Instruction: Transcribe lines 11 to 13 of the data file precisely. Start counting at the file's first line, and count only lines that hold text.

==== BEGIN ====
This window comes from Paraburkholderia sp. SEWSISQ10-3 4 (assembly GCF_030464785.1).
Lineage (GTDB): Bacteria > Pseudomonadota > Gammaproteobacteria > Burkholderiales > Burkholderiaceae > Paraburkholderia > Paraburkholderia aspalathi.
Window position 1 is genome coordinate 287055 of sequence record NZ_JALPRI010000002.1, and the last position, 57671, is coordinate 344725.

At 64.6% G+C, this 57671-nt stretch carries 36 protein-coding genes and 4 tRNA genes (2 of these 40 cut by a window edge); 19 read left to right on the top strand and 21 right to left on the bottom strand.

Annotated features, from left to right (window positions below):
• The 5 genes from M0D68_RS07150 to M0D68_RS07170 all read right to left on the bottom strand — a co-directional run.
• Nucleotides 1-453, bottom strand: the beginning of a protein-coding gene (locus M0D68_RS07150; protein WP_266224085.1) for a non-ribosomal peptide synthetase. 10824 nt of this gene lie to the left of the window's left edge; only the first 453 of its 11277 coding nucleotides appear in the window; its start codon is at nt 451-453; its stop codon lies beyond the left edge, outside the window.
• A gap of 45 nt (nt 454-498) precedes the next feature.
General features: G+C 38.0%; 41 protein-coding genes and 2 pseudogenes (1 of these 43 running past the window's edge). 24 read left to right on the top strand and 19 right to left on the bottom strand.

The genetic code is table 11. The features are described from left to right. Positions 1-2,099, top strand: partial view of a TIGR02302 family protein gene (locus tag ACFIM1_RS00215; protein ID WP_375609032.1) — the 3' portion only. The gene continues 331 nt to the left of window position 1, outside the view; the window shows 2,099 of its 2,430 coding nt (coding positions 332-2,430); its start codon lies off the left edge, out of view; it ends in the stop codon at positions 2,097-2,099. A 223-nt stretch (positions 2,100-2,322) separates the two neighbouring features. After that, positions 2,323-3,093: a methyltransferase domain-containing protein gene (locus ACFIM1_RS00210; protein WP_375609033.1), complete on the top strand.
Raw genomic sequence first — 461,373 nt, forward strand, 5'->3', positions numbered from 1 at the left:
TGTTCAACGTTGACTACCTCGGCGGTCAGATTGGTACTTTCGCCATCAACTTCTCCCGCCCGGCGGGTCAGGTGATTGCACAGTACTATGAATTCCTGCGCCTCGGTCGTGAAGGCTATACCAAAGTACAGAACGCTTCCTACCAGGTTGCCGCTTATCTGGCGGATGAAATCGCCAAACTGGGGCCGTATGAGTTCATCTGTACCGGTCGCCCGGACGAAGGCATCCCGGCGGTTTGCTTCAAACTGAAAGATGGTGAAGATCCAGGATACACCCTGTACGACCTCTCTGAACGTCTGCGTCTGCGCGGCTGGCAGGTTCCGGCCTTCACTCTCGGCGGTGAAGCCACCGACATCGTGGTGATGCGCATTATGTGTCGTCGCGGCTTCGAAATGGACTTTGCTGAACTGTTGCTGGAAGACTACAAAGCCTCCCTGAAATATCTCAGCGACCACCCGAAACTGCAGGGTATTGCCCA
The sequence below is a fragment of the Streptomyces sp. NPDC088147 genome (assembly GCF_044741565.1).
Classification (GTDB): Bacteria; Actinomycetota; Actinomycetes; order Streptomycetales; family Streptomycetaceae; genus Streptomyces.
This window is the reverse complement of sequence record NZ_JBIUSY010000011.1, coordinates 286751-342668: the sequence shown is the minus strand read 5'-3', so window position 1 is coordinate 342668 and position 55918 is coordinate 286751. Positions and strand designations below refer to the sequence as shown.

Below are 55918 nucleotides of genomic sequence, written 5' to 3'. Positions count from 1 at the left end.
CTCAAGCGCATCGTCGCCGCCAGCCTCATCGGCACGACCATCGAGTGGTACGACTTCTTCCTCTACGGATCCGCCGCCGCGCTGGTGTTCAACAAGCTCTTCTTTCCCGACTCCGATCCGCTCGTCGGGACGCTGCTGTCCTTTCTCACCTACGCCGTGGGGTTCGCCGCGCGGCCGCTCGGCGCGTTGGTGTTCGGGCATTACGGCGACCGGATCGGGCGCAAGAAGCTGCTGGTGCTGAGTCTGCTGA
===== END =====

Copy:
Raw genomic sequence first — 461,373 nt, forward strand, 5'->3', positions numbered from 1 at the left:
TGTTCAACGTTGACTACCTCGGCGGTCAGATTGGTACTTTCGCCATCAACTTCTCCCGCCCGGCGGGTCAGGTGATTGCACAGTACTATGAATTCCTGCGCCTCGGTCGTGAAGGCTATACCAAAGTACAGAACGCTTCCTACCAGGTTGCCGCTTATCTGGCGGATGAAATCGCCAAACTGGGGCCGTATGAGTTCATCTGTACCGGTCGCCCGGACGAAGGCATCCCGGCGGTTTGCTTCAAACTGAAAGATGGTGAAGATCCAGGATACACCCTGTACGACCTCTCTGAACGTCTGCGTCTGCGCGGCTGGCAGGTTCCGGCCTTCACTCTCGGCGGTGAAGCCACCGACATCGTGGTGATGCGCATTATGTGTCGTCGCGGCTTCGAAATGGACTTTGCTGAACTGTTGCTGGAAGACTACAAAGCCTCCCTGAAATATCTCAGCGACCACCCGAAACTGCAGGGTATTGCCCA
The sequence below is a fragment of the Streptomyces sp. NPDC088147 genome (assembly GCF_044741565.1).